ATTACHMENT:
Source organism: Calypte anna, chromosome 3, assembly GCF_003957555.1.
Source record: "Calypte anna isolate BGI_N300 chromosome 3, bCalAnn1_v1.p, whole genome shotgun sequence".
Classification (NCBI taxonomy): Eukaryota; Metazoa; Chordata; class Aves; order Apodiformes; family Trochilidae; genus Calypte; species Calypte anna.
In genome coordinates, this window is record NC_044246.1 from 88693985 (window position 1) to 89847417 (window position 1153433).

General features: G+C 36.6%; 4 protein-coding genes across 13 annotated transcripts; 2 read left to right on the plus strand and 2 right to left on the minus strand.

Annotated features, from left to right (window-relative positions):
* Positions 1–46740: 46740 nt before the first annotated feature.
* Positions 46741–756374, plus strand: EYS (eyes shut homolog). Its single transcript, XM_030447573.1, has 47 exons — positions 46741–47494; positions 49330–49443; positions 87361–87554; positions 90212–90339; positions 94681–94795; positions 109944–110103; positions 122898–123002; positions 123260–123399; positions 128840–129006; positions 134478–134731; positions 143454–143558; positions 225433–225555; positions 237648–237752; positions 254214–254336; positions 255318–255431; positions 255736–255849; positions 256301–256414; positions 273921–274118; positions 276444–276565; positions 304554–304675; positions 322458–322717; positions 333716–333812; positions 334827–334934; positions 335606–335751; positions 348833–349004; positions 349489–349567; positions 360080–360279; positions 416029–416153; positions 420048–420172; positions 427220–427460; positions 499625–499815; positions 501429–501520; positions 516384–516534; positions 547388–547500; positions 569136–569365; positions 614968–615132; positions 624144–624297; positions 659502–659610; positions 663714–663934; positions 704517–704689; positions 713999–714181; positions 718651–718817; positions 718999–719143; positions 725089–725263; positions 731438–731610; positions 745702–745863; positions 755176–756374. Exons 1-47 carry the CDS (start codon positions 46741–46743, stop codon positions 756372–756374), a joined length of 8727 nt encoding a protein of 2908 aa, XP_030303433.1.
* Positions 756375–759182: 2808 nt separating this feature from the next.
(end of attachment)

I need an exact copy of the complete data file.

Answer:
Source organism: Calypte anna, chromosome 3, assembly GCF_003957555.1.
Source record: "Calypte anna isolate BGI_N300 chromosome 3, bCalAnn1_v1.p, whole genome shotgun sequence".
Classification (NCBI taxonomy): Eukaryota; Metazoa; Chordata; class Aves; order Apodiformes; family Trochilidae; genus Calypte; species Calypte anna.
In genome coordinates, this window is record NC_044246.1 from 88693985 (window position 1) to 89847417 (window position 1153433).

General features: G+C 36.6%; 4 protein-coding genes across 13 annotated transcripts; 2 read left to right on the plus strand and 2 right to left on the minus strand.

Annotated features, from left to right (window-relative positions):
* Positions 1–46740: 46740 nt before the first annotated feature.
* Positions 46741–756374, plus strand: EYS (eyes shut homolog). Its single transcript, XM_030447573.1, has 47 exons — positions 46741–47494; positions 49330–49443; positions 87361–87554; positions 90212–90339; positions 94681–94795; positions 109944–110103; positions 122898–123002; positions 123260–123399; positions 128840–129006; positions 134478–134731; positions 143454–143558; positions 225433–225555; positions 237648–237752; positions 254214–254336; positions 255318–255431; positions 255736–255849; positions 256301–256414; positions 273921–274118; positions 276444–276565; positions 304554–304675; positions 322458–322717; positions 333716–333812; positions 334827–334934; positions 335606–335751; positions 348833–349004; positions 349489–349567; positions 360080–360279; positions 416029–416153; positions 420048–420172; positions 427220–427460; positions 499625–499815; positions 501429–501520; positions 516384–516534; positions 547388–547500; positions 569136–569365; positions 614968–615132; positions 624144–624297; positions 659502–659610; positions 663714–663934; positions 704517–704689; positions 713999–714181; positions 718651–718817; positions 718999–719143; positions 725089–725263; positions 731438–731610; positions 745702–745863; positions 755176–756374. Exons 1-47 carry the CDS (start codon positions 46741–46743, stop codon positions 756372–756374), a joined length of 8727 nt encoding a protein of 2908 aa, XP_030303433.1.
* Positions 756375–759182: 2808 nt separating this feature from the next.